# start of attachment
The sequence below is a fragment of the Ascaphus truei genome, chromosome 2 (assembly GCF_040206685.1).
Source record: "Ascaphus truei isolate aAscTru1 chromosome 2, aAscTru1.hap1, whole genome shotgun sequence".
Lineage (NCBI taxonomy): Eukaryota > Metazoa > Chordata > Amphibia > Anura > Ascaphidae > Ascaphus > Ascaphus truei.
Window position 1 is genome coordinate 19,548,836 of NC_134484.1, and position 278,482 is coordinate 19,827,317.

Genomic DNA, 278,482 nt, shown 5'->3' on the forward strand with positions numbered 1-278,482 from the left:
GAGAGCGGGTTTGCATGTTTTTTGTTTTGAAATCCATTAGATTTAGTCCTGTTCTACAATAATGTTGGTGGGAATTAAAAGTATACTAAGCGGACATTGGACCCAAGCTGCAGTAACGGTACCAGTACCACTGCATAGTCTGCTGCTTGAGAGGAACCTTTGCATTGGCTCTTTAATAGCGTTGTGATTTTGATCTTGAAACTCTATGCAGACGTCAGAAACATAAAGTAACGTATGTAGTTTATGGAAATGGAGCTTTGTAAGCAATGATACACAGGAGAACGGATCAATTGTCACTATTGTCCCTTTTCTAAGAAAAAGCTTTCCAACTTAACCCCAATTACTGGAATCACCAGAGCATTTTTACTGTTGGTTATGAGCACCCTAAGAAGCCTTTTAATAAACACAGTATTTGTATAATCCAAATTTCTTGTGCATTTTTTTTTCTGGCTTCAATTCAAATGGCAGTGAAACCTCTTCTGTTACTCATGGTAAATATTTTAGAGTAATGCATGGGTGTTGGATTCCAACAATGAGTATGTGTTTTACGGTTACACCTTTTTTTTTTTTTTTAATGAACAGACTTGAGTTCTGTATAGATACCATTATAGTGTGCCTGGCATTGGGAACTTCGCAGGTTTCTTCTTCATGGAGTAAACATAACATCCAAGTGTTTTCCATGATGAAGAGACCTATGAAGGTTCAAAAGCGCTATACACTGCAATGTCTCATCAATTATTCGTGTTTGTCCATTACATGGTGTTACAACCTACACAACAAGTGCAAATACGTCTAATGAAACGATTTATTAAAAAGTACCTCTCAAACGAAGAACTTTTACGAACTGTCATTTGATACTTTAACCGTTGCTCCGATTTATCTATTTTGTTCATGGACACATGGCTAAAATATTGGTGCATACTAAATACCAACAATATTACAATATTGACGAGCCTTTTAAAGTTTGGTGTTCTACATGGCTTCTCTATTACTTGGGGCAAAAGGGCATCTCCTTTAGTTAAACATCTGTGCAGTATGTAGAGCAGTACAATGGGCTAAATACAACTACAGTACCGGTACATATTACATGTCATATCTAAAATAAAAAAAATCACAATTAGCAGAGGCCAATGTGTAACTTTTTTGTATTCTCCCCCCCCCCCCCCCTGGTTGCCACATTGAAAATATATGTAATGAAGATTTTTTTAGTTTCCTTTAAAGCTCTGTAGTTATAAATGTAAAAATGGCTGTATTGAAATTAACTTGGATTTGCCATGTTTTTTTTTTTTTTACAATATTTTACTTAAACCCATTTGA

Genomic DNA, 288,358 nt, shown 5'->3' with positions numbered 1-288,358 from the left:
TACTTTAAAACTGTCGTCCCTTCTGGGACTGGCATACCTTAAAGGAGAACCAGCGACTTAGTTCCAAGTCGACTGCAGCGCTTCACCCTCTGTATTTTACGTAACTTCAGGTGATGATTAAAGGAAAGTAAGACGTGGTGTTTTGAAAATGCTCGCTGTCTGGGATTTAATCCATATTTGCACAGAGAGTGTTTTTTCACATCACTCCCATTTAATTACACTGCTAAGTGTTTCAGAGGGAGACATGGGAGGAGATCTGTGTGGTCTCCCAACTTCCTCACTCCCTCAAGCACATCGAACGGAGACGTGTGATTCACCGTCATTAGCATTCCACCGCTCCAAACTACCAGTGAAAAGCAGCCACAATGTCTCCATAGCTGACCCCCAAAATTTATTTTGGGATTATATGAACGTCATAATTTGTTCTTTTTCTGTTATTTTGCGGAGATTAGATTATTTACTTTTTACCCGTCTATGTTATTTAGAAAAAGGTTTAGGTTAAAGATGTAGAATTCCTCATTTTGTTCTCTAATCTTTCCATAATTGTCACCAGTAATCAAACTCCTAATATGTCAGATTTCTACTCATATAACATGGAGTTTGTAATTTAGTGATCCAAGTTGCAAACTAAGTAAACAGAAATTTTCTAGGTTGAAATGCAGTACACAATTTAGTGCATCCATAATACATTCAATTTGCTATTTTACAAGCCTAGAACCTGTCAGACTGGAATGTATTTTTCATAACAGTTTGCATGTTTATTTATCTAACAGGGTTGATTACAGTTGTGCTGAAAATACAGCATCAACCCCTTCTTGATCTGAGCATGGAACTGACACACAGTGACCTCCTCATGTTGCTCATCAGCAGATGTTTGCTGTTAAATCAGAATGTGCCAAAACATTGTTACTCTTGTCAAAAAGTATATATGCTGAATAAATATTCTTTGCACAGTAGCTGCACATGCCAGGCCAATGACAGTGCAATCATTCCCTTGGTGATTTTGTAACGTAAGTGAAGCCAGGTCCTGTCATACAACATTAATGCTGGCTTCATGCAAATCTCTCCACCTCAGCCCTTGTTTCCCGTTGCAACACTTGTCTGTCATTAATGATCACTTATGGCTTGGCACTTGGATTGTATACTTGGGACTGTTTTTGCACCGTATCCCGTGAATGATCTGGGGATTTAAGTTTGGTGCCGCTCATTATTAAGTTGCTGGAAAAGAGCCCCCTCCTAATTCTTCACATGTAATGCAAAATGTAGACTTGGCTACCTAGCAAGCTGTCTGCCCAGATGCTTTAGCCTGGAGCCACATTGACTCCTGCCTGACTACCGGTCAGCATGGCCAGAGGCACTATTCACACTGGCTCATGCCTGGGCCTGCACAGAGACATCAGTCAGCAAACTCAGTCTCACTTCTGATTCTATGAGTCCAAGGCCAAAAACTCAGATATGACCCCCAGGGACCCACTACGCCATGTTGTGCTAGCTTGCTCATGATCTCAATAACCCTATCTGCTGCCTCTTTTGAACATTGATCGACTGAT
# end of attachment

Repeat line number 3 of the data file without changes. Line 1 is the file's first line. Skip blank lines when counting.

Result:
Lineage (NCBI taxonomy): Eukaryota > Metazoa > Chordata > Amphibia > Anura > Ascaphidae > Ascaphus > Ascaphus truei.